IUI (Intrauterine Insemination)
Intrauterine insemination involves preparing semen in the embryology laboratory to select the best quality sperm for insemination. The treated semen is then introduced into the womb around the time of ovulation.
IUI has been used for treatment of couples who have unexplained infertility, endometriosis and low sperm quality. However, IUI has a limited chance of success when used to treat these conditions. Therefore, the National Institute for Health and Clinical Excellence (NICE) has advised that it should not routinely be offered in these situations.
Indications for IUI:
- Single women
- Lesbian couples
- Heterosexual couples who cannot have intercourse
IUI can be done during a natural menstrual cycle or in conjunction with clomid or injectables such as FSH (follicle stimulating hormone) to induce ovulation.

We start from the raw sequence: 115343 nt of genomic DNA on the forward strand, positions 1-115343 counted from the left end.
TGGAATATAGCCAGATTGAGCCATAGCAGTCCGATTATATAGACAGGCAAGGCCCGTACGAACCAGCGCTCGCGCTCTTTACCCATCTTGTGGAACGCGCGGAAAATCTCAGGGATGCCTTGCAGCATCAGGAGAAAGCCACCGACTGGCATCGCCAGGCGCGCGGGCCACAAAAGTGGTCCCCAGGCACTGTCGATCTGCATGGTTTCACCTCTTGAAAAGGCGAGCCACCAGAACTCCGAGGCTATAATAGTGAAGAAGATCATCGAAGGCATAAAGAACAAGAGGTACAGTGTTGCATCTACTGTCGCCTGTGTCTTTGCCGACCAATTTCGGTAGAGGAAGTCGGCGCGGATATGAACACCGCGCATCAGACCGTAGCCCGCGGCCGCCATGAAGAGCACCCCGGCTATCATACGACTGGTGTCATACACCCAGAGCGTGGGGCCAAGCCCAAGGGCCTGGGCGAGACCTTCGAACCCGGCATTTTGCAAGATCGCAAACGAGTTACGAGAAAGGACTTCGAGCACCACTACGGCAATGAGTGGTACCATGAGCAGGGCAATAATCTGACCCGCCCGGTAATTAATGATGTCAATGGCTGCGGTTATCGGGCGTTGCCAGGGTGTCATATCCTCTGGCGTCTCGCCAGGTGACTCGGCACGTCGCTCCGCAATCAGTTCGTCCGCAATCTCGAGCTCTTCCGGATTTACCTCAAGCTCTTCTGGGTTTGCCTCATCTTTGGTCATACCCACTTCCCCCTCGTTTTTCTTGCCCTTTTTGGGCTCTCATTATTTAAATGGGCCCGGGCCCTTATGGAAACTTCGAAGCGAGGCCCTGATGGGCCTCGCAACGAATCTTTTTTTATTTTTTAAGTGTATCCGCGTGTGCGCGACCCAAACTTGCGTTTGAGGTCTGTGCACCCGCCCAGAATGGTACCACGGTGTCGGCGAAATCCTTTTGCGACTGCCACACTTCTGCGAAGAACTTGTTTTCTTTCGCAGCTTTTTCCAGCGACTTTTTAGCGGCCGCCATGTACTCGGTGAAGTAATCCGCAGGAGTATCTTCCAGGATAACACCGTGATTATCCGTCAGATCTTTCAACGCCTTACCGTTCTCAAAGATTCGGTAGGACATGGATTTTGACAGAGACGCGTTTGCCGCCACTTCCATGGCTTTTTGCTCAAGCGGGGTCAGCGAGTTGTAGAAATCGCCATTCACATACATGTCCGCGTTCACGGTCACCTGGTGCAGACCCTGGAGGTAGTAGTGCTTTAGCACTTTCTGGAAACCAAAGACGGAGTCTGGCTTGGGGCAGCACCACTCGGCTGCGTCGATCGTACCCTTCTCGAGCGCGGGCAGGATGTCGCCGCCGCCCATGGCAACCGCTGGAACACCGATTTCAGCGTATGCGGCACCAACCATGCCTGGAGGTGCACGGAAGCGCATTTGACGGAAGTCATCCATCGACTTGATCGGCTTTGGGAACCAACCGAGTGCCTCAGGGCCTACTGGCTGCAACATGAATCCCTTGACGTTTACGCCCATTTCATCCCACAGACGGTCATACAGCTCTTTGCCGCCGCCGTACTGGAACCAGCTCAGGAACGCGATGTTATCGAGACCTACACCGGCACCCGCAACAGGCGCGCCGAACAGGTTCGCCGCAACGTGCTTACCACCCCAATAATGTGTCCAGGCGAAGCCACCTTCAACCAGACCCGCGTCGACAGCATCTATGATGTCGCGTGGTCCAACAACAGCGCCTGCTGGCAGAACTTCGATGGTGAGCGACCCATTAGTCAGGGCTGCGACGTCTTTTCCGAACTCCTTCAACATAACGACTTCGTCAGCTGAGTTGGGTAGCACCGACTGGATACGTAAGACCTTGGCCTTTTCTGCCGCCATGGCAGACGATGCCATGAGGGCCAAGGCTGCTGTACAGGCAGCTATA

Ovulation has to be monitored using a transvaginal ultrasound scan for follicular tracking. When the leading follicle on the ovary is large enough, you will be given injection to trigger ovulation and insemination is done 34-40 hours later.
You will have speculum examination similar to smear test to visualise the neck of the womb. A small catheter (a soft, flexible tube) will then be threaded into your womb via your cervix. The best-quality sperm will be selected and inserted through the catheter.